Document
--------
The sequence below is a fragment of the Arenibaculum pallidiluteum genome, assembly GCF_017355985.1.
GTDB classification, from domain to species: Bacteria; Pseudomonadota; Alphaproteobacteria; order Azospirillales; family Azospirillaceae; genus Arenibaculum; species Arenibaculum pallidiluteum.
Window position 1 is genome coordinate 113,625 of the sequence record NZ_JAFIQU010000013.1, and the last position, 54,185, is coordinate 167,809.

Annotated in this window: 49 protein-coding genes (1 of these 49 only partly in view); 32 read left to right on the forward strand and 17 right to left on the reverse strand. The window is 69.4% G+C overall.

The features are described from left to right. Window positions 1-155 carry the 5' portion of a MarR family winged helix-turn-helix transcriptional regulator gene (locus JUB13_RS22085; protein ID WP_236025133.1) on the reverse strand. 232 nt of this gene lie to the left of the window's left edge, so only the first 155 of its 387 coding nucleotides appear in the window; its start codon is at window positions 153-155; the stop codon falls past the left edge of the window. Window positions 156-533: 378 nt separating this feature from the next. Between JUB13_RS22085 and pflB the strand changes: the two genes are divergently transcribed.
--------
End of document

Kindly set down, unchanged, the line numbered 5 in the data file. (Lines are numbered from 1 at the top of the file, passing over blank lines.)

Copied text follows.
The features are described from left to right. Window positions 1-155 carry the 5' portion of a MarR family winged helix-turn-helix transcriptional regulator gene (locus JUB13_RS22085; protein ID WP_236025133.1) on the reverse strand. 232 nt of this gene lie to the left of the window's left edge, so only the first 155 of its 387 coding nucleotides appear in the window; its start codon is at window positions 153-155; the stop codon falls past the left edge of the window. Window positions 156-533: 378 nt separating this feature from the next. Between JUB13_RS22085 and pflB the strand changes: the two genes are divergently transcribed.